Friday, September 24, 2010

The Heirloom Pasta Sauce

Greenmarket happens Monday, Wednesday, and Friday in Union Square. It's a great place to get some cheap lunch (I like to get bread and greens and eat that with some store-bought cheese). Many local chefs shop there to stock up during the week. Rarely have I bought anything to cook for dinner, but this week I was itching to make a pasta sauce from scratch.

What you see above is (from right to left):
- fresh basil
- two fresh garlic bulbs
- three small yellow onions
- three large heirloom tomatoes
- olive oil
- salt
- pepper

All of the above were grown locally in New York State. The heirloom tomatoes have a rich, intense tomato taste and smell, the garlic is so fresh and pungent, and those onions...mmm! We'll get to them later.

I loved mincing this garlic. The smell permeated the apartment, though not in an overbearing way, and this fresh it had such a spicier aroma than the usual garlic I get at the store. Is that 'cause it's local? Is it 'cause it's fresher? A different variety? I don't know. But it's good!

Peel and mince the onions. Pre-heat a large saucepan over medium flame, then add two to three tablespoons of olive oil. Once shimmering, add the garlic and onions.
That is going to smell your apartment up something fierce! While you are cooking these until the onions are translucent, dice up the tomatoes. Most pasta sauce recipes call for blanching and peeling the tomatoes, but I like the flavour that the skin adds and it adds a nice texture, too.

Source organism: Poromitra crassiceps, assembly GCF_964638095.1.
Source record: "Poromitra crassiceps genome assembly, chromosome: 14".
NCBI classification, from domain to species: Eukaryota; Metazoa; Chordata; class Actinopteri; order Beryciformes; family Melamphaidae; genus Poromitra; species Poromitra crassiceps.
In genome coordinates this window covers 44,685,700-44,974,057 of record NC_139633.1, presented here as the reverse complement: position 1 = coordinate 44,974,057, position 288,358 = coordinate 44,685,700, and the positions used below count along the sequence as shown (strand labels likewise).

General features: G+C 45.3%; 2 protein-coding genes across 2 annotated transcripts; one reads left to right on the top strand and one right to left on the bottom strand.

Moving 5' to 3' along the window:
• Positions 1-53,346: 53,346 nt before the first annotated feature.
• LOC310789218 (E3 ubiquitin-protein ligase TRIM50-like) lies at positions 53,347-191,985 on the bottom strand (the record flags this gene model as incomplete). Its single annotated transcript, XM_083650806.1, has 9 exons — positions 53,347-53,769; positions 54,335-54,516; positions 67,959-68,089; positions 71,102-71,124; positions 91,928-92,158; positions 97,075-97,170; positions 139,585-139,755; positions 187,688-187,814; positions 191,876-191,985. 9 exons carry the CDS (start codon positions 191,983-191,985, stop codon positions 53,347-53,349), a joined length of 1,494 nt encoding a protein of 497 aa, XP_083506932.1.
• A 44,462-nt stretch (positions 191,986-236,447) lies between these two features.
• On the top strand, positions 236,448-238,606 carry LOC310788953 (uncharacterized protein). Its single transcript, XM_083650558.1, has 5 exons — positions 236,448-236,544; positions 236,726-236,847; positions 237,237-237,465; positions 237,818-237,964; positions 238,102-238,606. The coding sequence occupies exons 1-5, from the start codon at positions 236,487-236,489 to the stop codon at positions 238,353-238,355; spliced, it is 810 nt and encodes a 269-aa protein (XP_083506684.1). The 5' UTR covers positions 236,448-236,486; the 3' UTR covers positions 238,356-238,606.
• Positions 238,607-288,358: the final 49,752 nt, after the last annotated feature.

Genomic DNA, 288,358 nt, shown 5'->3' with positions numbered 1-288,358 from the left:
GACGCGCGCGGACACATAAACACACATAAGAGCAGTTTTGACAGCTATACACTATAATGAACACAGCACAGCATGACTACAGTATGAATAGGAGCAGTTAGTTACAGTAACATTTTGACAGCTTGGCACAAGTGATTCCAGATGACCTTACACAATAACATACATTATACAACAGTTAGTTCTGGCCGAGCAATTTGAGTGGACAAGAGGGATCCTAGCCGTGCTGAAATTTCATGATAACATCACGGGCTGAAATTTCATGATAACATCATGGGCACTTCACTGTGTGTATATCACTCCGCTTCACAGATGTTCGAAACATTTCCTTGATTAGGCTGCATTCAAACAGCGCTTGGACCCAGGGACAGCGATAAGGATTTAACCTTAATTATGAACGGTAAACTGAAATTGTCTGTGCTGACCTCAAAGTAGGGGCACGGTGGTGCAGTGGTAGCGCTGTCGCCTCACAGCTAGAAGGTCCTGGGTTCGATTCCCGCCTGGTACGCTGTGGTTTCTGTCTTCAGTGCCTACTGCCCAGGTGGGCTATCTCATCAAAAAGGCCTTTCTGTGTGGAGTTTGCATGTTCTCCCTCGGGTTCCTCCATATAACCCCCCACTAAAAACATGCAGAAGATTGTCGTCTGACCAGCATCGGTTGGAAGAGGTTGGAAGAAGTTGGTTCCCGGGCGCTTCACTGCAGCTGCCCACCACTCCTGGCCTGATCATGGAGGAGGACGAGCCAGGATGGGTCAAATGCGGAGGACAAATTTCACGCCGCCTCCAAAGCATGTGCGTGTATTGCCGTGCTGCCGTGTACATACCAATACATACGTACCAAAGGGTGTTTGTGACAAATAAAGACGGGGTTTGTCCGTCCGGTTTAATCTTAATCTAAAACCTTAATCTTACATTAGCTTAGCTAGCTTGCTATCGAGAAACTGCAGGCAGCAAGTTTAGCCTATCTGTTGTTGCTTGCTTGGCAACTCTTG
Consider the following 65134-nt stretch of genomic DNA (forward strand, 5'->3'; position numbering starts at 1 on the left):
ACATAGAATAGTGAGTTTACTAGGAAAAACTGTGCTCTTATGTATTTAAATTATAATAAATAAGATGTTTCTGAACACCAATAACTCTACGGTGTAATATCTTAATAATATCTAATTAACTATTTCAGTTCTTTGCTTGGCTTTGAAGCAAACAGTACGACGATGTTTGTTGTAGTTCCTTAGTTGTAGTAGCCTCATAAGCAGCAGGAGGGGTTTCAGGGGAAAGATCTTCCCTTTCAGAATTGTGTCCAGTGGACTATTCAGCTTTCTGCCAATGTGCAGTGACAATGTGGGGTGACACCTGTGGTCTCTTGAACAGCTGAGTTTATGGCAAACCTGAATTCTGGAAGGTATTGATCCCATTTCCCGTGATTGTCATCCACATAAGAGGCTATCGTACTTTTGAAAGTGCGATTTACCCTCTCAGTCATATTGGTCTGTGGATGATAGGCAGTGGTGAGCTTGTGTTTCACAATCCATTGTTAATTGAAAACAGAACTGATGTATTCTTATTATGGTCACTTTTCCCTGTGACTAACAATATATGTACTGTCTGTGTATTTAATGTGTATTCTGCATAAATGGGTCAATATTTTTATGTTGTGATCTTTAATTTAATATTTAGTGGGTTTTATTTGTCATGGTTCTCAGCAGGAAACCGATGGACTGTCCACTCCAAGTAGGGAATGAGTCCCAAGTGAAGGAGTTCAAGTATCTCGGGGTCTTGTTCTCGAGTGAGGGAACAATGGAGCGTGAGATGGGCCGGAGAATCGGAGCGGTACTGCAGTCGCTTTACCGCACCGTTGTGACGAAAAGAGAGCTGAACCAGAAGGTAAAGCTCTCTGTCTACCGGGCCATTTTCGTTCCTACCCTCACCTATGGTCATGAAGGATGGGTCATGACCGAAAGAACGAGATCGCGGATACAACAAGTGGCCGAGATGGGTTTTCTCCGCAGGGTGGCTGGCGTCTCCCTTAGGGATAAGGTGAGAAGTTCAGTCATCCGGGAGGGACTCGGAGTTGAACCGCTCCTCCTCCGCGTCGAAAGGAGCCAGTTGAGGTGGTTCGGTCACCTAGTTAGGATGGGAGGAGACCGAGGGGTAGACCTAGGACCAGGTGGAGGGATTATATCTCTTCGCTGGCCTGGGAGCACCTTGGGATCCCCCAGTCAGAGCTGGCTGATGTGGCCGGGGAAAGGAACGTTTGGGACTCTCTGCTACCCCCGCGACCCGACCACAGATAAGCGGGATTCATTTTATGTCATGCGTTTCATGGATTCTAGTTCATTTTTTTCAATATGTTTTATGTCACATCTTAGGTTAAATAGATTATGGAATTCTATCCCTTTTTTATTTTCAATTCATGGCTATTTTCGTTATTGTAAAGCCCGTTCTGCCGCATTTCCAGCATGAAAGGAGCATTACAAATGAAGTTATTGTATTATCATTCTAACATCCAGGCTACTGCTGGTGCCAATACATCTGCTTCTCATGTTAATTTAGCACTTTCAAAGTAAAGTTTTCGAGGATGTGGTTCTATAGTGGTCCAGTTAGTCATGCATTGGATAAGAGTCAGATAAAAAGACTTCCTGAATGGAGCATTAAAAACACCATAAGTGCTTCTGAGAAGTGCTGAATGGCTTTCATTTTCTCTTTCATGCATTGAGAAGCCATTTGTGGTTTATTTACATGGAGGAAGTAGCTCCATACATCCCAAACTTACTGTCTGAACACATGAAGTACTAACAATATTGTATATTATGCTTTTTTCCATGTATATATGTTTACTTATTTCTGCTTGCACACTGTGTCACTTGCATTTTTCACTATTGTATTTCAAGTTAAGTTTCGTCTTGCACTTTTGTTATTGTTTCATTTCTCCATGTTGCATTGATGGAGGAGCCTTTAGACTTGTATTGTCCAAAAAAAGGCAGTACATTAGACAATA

Add the tomatoes and gently mix in.

Bring this to a simmer and keep it there. The liquid will start coming out of the tomatoes and mix in with the onions and garlic. The smell should be driving you mad right about now, hoping that you can eat it soon. Well, chop up a generous portion of basil (I did two handfuls).
Then you're going to simmer this all together for about ten minutes. Then add salt and pepper to taste and simmer another hour.

Of course you can put the water on and get it boiling toward the end of this, cooking up your pasta, or you can finish up and save the sauce for later. Once it has reached a consistency you like, turn off the heat.

I didn't, and this is what Jeremy had for dinner that night. Seasoned with fresh pepper and grated parmesan.

And also the next night with the Thrifty Sifter, when we had it over mushroom tortellini seasoned with fresh pepper and shredded parmesan.

Your soundtrack for this entry: David Bowie - Reality


  1. This sauce was really perfect. I am going to try to follow your recipe when I attempt my own sauce.

    I'm glad you didn't forget the sauce. :)

  2. You should give it a shot, Ali. If you don't sprinkle cheese in it it's 100% vegan and tastes great! The only expensive part was the tomatoes, which cost $12 all-told.

    Also we need to schedule our veggie burger cooking!